Here's your 20-second guide to what Australian traders will be talking about this morning

Picture: Chris McGrath/GettyImages

Quick Recap: The big news continues to be the crash in commodity prices with Nymex crude down another 1.5% overnight, copper lower again and the CRB commodity index printing a fresh 11-year low.

That didn’t really hurt stocks though, with the US recovering from early falls after the weak NY Empire manufacturing index was eclipsed by home builder confidence which hit a 10-year high. Across the Atlantic, the FTSE was flat and the DAX ended in the red after it missed the US recovery. ASX SPI 200 futures are up 9 points again today indicating a mildly positive bias at trade’s open.

On rates markets, the surprisingly weak Empire report drove bonds lower, according to Westpac’s Wellington-based strategist Imre Speizer, but there is also little doubt the deflationary pulse of the continued commodity crash has helped.

On currency markets, the RMB fix yesterday came and went without any action but the US dollar was mildly stronger across most of the last 24 hours, even with that manufacturing data. What was most interesting – besides the unnerving calm in the majors – is the continued crash in currencies from Russia to Malaysia and beyond. Likewise, last night there was the strange, weak, price action in sterling in the face of hawkish comments in the British press from a BoE MPC member. The Aussie has gone nowhere for 24 hours but the Kiwi is modestly higher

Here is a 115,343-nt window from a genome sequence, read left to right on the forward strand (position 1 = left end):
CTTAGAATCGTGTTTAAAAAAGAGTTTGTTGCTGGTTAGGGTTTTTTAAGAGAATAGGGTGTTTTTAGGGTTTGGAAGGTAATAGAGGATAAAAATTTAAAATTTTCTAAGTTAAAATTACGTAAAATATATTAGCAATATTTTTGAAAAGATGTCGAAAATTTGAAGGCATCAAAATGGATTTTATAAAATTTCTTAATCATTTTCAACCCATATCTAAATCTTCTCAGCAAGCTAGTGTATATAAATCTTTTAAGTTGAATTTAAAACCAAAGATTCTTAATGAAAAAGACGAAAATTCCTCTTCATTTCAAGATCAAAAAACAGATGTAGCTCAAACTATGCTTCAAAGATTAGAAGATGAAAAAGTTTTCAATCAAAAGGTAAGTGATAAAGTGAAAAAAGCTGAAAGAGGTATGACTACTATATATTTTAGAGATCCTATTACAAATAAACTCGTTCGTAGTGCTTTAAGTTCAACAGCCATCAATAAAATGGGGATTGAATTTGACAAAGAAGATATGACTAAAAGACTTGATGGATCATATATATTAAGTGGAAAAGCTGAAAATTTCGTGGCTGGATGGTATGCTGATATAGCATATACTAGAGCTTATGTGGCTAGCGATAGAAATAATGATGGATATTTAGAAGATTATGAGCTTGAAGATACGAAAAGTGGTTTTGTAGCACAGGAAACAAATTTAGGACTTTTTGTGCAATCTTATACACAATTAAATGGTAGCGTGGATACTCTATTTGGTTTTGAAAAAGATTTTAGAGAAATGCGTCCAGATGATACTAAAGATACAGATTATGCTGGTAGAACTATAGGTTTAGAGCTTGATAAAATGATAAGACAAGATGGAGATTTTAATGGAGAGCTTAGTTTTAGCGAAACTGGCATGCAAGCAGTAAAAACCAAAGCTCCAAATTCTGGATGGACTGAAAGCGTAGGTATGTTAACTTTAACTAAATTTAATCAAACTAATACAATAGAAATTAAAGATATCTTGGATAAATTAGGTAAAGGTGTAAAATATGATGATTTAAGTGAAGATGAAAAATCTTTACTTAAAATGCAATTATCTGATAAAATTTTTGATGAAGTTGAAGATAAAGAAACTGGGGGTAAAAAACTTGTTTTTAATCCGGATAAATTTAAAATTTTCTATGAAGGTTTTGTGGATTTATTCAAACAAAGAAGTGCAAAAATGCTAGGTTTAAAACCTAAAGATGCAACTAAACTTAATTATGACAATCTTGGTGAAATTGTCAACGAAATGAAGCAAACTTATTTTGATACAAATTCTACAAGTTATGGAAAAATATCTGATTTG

The overnight scoreboard (7.06am AEST):

  • Dow Jones +0.39% to 17,545
  • Nasdaq +0.86% to 5,091
  • S&P 500 +0.52% to 2,102
  • London (FTSE 100) -0.01% to 6,550
  • Frankfurt (DAX) -0.41% to 10,940
  • Tokyo (Nikkei) +0.49% to 20,620
  • Shanghai (composite) +0.73% to 3,994
  • Hong Kong (Hang Seng)-0.74% to 23,814
  • ASX Futures overnight (SPI September) +9 to 5,311
  • AUDUSD: 0.7371
  • EURUSD: 1.1076
  • USDJPY: 124.37
  • GBPUSD: 1.5582
  • USDCAD: 1.3079
  • Crude: $41.90
  • Gold: $1,117
  • Dalian Iron Ore (September): 445.5 (it’s denominated in CNY folks)

Now the news. US data was mixed with manufacturing looking terrible but home builder sentiment solid. Akin Oyedele from BI US highlighted that “Empire state manufacturing activity collapsed to a six-year low.” But this is New York, not one of the big manufacturing states, so Barclays economists reckon we can take it with a grain of salt. That’s what the market did too, instead focusing on “Home builder confidence which hit a a nine-year high. The National Association of Home Builders’ housing market index came in at 61, matching expectations, and was the highest since November 2005. “Today’s report is consistent with our forecast for a gradual strengthening of the single-family housing sector in 2015,” said NAHB chief economist David Crowe.

– So the Dow recovered from being down 135 points at one stage in the US morning to finish up 67 points. The S&P and Nasdaq reversed as well which also helped the ASX SPI 200 futures rally hard. At one point last night the September contract was down at 5266 before it climbed off the mat to close at 5311. That’s a solid performance, but one influenced by US trade. Not influenced by US trade however, was the performance of the banks yesterday. They all performed solidly, with Westpac up 1.95% to $31.94, NAB 1.57% to $32.26 and the ANZ 0.79% to $29.52. Even the CBA’s fall of around 1% wasn’t too bad in the context of its capital raise. Technically though, traders will be watching last week’s low.